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ARS Home » Pacific West Area » Davis, California » Crops Pathology and Genetics Research » Research » Publications at this Location » Publication #336798

Research Project: Sustainable Vineyard Production Systems

Location: Crops Pathology and Genetics Research

Title: Copper oxide nanoparticle effects on germination, root physiology and hydraulic conductivity of two food crop species

Author
item Margenot, Andrew - University Of California
item Parikh, Sanjai - University Of California
item Dumlao, Matt - University Of California
item Rippner, Devin - University Of California
item Nezami, Sareh - University Of California
item Silk, Wendy - University Of California
item Mcelrone, Andrew

Submitted to: Environmental Science: Nano
Publication Type: Peer Reviewed Journal
Publication Acceptance Date: 6/26/2018
Publication Date: N/A
Citation: N/A

Interpretive Summary:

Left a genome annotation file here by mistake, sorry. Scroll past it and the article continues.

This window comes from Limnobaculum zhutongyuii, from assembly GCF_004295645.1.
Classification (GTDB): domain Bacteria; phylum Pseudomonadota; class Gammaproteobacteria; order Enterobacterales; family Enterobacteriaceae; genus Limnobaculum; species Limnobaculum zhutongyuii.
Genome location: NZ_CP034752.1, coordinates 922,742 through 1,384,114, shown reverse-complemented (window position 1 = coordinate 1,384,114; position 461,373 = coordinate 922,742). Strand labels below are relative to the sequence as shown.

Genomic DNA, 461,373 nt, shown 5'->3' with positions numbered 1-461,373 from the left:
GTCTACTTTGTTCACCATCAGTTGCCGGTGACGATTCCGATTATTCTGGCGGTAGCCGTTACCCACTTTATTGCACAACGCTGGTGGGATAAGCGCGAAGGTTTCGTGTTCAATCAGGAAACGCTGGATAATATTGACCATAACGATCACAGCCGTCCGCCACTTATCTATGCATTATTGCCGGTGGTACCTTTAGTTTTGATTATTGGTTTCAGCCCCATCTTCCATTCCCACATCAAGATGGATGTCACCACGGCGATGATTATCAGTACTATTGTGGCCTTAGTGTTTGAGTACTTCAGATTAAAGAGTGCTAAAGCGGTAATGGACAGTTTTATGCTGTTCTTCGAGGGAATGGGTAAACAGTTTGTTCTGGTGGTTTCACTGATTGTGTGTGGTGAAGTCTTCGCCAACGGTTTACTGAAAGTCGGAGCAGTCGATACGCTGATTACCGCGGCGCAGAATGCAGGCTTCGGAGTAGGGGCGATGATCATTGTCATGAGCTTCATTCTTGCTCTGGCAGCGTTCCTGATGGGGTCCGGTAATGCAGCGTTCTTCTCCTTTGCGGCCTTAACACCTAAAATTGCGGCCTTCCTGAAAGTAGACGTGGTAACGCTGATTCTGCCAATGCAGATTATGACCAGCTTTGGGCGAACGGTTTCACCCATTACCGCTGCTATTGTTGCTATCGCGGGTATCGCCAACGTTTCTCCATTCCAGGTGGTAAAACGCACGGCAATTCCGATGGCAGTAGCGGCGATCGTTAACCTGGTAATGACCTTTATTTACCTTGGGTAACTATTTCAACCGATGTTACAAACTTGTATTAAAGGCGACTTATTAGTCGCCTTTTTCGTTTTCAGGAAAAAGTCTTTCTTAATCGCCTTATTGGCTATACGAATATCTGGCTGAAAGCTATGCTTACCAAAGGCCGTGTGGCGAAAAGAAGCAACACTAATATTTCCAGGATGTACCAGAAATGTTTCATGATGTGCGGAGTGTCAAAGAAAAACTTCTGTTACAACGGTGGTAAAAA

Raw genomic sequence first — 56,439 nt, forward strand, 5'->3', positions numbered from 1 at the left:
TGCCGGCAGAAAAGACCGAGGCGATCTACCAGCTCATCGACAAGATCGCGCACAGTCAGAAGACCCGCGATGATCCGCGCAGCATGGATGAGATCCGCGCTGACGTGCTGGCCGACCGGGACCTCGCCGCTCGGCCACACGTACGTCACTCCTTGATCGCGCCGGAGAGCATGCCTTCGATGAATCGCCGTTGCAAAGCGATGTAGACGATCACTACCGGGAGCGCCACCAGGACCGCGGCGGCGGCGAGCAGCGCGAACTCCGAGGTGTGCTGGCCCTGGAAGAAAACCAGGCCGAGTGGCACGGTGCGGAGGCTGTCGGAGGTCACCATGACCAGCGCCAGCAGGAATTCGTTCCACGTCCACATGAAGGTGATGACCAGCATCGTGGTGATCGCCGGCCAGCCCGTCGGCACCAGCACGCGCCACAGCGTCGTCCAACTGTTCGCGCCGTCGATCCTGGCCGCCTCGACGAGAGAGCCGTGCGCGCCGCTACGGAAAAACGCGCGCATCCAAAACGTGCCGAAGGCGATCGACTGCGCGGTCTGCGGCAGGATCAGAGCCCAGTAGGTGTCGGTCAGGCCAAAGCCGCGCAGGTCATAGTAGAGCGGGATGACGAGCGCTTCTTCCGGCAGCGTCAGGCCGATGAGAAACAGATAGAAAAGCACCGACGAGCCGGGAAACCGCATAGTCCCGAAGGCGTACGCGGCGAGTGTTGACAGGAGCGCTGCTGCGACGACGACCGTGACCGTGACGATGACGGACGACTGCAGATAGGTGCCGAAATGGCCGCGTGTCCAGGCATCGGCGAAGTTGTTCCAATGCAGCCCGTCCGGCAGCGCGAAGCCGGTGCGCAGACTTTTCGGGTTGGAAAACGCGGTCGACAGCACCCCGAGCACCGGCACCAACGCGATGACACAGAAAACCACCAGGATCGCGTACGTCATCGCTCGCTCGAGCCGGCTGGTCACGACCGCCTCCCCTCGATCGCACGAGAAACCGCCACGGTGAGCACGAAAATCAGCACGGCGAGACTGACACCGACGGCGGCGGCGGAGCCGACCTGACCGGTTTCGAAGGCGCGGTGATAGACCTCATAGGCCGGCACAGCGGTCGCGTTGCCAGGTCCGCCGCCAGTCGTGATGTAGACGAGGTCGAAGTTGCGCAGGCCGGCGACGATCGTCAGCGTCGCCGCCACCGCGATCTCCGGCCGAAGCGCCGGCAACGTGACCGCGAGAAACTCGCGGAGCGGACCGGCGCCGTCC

Technical Abstract: Engineered nanoparticles (NPs) have potential to adversely impact the growth of food crops. We investigated the short-term response of root growth and function to copper oxide (CuO) NP exposure using two food crop species of contrasting root architecture and edible tissues, lettuce (Lactuca sativa) and carrot (Daucus carota subsp. sativus). Lettuce and carrot germination and root length and diameter were assessed after 10-day exposure to CuO NP (16 nm diameter). Dissolution of CuO NPs and the use of a Cu2+ control were used to distinguish Cu2+ toxicity from nano-size effects. In a separate experiment, root hydraulic conductivity (Kh) was assessed for lettuce and carrot seedlings during acute CuO NP exposure. During germination and root growth assays, CuO NP (16 nm diameter; 0.8 – 799 mg Cu L-1) underwent dissolution inverse to concentration (5-46%), and yielded Cu2+ concentrations of 0.6 – 66.8 mg L-1, which was similar to the CuCl2 control of 0.05 – 47.3 mg Cu L-1. Lettuce and carrot germination was not affected by CuO NP, but CuCl2 decreased germination at concentrations = 4.7 mg Cu L-1 by up to 50% for lettuce and 86% for carrot despite similar Cu2+ concentrations in CuO NP treatments. Root length was more reduced by CuCl2 than CuO NP. CuO NP produced dose-dependent increases in root diameter for lettuce (+52% diameter) and carrot (+26%), whereas CuCl2 did not affect (lettuce) or marginally increased (carrot) root diameter. Root Kh was similarly reduced by 16 and 45 nm diameter CuO NPs (799 mg Cu L-1) for lettuce (-46%) but not for carrot. No CuO NP or Cu species were identified by TEM-EDS in xylem sap during conductivity measurements. These results demonstrate adverse effects of CuO NPs on root physiology and function in the early stages of growth of two key food crops not mediated by Cu2+ toxicity.